Special districts in Oregon are formed to govern specific resources. Examples are people’s utility districts, library districts, sewer districts, irrigation districts, ports and cemetery districts. Some districts get revenue only from taxes. Others, such as water districts, get revenue from ratepayers. Others may combine the two sources. Each district is governed by a board of directors which is responsible for the operation of the district and its financial accountability. ( https://www.oregonlaws.org/ors/198.010 ) Qualifications: Candidate must be a registered voter and a resident of the district for 1 year. Employees of the district are not eligible unless employed as a substitute driver. ORS 332.016 and 332.018(2)Salary: A member of the governing body of a district may receive an amount not to exceed $50 for each day or portion thereof as compensation for services performed as a member of the governing body. Such compensation shall not be deemed lucrative. The governing body may provide for reimbursement of a member for actual and reasonable traveling and other expenses necessarily incurred by a member in performing official duties. [1971 c.403 §2; 1983 c.327 §2; 1983 c.740 §53a; 1989 c.517 §1; 1995 c.79 §74] In event of Vacancy: Except as otherwise provided by law, a vacancy in an elected office in the membership of the governing body of a district shall be filled by appointment by a majority of the remaining members of the governing body. If a majority of the membership of the governing body is vacant or if a majority cannot agree, the vacancies shall be filled promptly by the county court of the county in which the administrative office of the district is located. [ORS 198.320]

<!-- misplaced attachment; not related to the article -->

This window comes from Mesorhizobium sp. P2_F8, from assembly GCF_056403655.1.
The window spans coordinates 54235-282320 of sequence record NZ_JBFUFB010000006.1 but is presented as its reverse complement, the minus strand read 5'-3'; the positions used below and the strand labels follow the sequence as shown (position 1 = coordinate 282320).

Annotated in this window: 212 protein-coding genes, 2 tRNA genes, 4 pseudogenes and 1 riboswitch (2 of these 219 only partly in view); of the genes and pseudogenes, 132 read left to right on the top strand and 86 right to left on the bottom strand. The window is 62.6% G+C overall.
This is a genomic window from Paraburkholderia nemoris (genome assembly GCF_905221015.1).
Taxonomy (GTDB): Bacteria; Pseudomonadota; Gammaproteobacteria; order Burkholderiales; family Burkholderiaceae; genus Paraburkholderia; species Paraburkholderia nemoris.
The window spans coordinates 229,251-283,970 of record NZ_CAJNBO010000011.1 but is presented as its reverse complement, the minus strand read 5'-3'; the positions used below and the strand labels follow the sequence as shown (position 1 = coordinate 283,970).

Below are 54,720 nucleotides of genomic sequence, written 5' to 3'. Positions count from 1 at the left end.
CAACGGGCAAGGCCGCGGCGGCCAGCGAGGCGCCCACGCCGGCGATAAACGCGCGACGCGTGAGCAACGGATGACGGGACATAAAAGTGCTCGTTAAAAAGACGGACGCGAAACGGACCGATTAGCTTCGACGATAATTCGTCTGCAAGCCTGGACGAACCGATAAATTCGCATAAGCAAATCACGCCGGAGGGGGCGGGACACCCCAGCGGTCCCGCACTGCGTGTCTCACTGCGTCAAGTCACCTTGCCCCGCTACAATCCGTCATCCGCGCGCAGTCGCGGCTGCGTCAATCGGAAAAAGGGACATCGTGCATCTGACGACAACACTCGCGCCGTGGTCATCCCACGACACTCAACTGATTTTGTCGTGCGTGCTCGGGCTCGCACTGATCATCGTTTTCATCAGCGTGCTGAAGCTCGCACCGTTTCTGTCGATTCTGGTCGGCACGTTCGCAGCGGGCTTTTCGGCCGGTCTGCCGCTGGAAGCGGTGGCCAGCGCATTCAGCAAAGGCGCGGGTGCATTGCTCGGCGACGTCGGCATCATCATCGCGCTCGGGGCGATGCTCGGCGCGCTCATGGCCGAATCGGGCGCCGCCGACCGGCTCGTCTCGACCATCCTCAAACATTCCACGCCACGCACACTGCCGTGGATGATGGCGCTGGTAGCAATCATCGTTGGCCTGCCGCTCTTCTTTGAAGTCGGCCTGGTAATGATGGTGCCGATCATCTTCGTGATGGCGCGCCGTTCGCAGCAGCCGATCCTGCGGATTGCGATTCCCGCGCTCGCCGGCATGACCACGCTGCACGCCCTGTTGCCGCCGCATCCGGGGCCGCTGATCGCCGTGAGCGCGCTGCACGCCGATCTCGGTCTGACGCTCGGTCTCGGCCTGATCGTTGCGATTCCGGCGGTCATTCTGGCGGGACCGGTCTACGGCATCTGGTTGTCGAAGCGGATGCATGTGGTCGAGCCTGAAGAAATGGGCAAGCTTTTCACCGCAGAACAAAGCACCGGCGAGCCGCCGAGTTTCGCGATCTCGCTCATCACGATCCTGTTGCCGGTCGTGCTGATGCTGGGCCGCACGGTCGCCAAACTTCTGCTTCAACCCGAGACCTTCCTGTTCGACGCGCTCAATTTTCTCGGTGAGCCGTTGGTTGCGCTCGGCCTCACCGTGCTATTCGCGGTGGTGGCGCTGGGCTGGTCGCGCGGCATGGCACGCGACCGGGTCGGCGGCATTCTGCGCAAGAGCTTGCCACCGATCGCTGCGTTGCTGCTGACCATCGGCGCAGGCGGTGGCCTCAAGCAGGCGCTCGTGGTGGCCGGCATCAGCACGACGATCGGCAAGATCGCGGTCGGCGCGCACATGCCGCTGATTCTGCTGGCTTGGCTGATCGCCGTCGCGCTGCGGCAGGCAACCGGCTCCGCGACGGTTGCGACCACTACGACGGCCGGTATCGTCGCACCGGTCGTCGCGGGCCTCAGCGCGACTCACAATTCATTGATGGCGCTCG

Town Where You Live
There are a few critical strategies that school boards should consider to address learning loss and academic disparities in achievement. All students should be exposed to a rigorous, equitable, accessible, and relevant learning experience.
I am proud that our Lake Oswego schools have prioritized social-emotional learning and mental health in re-opening. Schools must be intentional to create a trauma-informed approach by building effective, long-lasting relationships with students, creating safe and inclusive systems and structures to help students get readjusted, and providing spaces for students and adults to heal.
The Lake Oswego schools started to use an assessment tool called iReady to better understand the extent of learning loss experienced by students. For the first time, the district has data at a student level that reveals disparities and gaps. They will use this information to offer personalized and differentiated instruction that supports student growth moving forward
Since March 2020, many parents and extended family members have had to become more involved than ever before in their child’s learning. Even prior to the pandemic, family involvement was a critical factor in student success.
Lake Oswego's top strategic priority is to build a culture of belonging. A key tactic to achieve that culture is to increase family voice to make sure all voices are hear. We must build back a resilient community. Some strategies that I support at the school level include
-Creating student peer mentoring programs
-Creating affinity groups to bolster parent participation and partnerships
-Supporting equity teams to serve as ambassadors of belonging
-Support parent and booster club alignment with the district's mission, vision, values and priorities
In addition, we have an opportunity to increase parent involvement and engagement in the school board, district, and school committees in a manner that ensures diverse representation.
The pandemic has resulted in less funding than originally anticipated coming to the Lake Oswego schools due to state budget reductions, a slight decrease in enrollment, and other factors. Other budget sources have remained stable, such as the local levy and bond funding, and a small amount of additional funding has come in through federal COVID-19 relief funding. Although our superintendent has stated the school district's intention to have a full-time, in-person school schedule this fall, there are some unknowns, such as how many students will elect to stay in distance learning and whether enrollment numbers will bounce back to pre-pandemic levels. The school district will begin convening the legal budget committee from April to May, which will review the proposed budget, listen to comments from citizens, and approve the budget. It remains to be seen whether there will be any further state or federal funding to assist with school reopening, which would be extremely helpful.
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